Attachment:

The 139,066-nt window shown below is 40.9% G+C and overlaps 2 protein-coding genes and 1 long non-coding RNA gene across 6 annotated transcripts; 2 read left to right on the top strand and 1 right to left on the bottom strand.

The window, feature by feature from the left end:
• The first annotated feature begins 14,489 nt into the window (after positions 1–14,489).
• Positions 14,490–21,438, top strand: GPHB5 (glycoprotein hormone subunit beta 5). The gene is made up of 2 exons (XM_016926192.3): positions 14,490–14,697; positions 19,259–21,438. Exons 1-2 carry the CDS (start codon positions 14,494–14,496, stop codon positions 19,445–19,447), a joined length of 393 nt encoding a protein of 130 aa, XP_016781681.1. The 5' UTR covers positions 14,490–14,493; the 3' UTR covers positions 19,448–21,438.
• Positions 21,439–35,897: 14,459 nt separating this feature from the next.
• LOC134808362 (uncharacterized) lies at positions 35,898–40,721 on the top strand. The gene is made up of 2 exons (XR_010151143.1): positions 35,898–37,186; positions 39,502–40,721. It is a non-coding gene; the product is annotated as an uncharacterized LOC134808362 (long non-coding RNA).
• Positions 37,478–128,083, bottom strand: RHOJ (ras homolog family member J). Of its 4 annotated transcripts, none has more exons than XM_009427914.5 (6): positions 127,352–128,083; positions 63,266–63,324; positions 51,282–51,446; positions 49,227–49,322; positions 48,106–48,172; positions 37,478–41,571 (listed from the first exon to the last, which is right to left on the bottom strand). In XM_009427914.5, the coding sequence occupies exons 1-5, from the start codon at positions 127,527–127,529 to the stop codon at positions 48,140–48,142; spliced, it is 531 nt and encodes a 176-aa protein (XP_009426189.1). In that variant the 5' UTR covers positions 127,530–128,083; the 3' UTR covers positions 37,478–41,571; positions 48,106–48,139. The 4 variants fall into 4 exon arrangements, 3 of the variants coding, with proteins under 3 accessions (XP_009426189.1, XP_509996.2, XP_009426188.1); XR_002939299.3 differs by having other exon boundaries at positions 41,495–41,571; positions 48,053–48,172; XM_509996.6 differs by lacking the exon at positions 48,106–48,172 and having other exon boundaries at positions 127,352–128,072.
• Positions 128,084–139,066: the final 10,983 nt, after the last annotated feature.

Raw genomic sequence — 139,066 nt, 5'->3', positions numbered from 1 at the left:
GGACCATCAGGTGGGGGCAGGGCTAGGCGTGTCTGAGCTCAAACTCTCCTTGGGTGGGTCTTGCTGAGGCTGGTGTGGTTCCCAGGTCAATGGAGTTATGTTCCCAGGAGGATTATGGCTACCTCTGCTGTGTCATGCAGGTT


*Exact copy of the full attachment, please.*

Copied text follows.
The 139,066-nt window shown below is 40.9% G+C and overlaps 2 protein-coding genes and 1 long non-coding RNA gene across 6 annotated transcripts; 2 read left to right on the top strand and 1 right to left on the bottom strand.

The window, feature by feature from the left end:
• The first annotated feature begins 14,489 nt into the window (after positions 1–14,489).
• Positions 14,490–21,438, top strand: GPHB5 (glycoprotein hormone subunit beta 5). The gene is made up of 2 exons (XM_016926192.3): positions 14,490–14,697; positions 19,259–21,438. Exons 1-2 carry the CDS (start codon positions 14,494–14,496, stop codon positions 19,445–19,447), a joined length of 393 nt encoding a protein of 130 aa, XP_016781681.1. The 5' UTR covers positions 14,490–14,493; the 3' UTR covers positions 19,448–21,438.
• Positions 21,439–35,897: 14,459 nt separating this feature from the next.
• LOC134808362 (uncharacterized) lies at positions 35,898–40,721 on the top strand. The gene is made up of 2 exons (XR_010151143.1): positions 35,898–37,186; positions 39,502–40,721. It is a non-coding gene; the product is annotated as an uncharacterized LOC134808362 (long non-coding RNA).
• Positions 37,478–128,083, bottom strand: RHOJ (ras homolog family member J). Of its 4 annotated transcripts, none has more exons than XM_009427914.5 (6): positions 127,352–128,083; positions 63,266–63,324; positions 51,282–51,446; positions 49,227–49,322; positions 48,106–48,172; positions 37,478–41,571 (listed from the first exon to the last, which is right to left on the bottom strand). In XM_009427914.5, the coding sequence occupies exons 1-5, from the start codon at positions 127,527–127,529 to the stop codon at positions 48,140–48,142; spliced, it is 531 nt and encodes a 176-aa protein (XP_009426189.1). In that variant the 5' UTR covers positions 127,530–128,083; the 3' UTR covers positions 37,478–41,571; positions 48,106–48,139. The 4 variants fall into 4 exon arrangements, 3 of the variants coding, with proteins under 3 accessions (XP_009426189.1, XP_509996.2, XP_009426188.1); XR_002939299.3 differs by having other exon boundaries at positions 41,495–41,571; positions 48,053–48,172; XM_509996.6 differs by lacking the exon at positions 48,106–48,172 and having other exon boundaries at positions 127,352–128,072.
• Positions 128,084–139,066: the final 10,983 nt, after the last annotated feature.

Raw genomic sequence — 139,066 nt, 5'->3', positions numbered from 1 at the left:
GGACCATCAGGTGGGGGCAGGGCTAGGCGTGTCTGAGCTCAAACTCTCCTTGGGTGGGTCTTGCTGAGGCTGGTGTGGTTCCCAGGTCAATGGAGTTATGTTCCCAGGAGGATTATGGCTACCTCTGCTGTGTCATGCAGGTT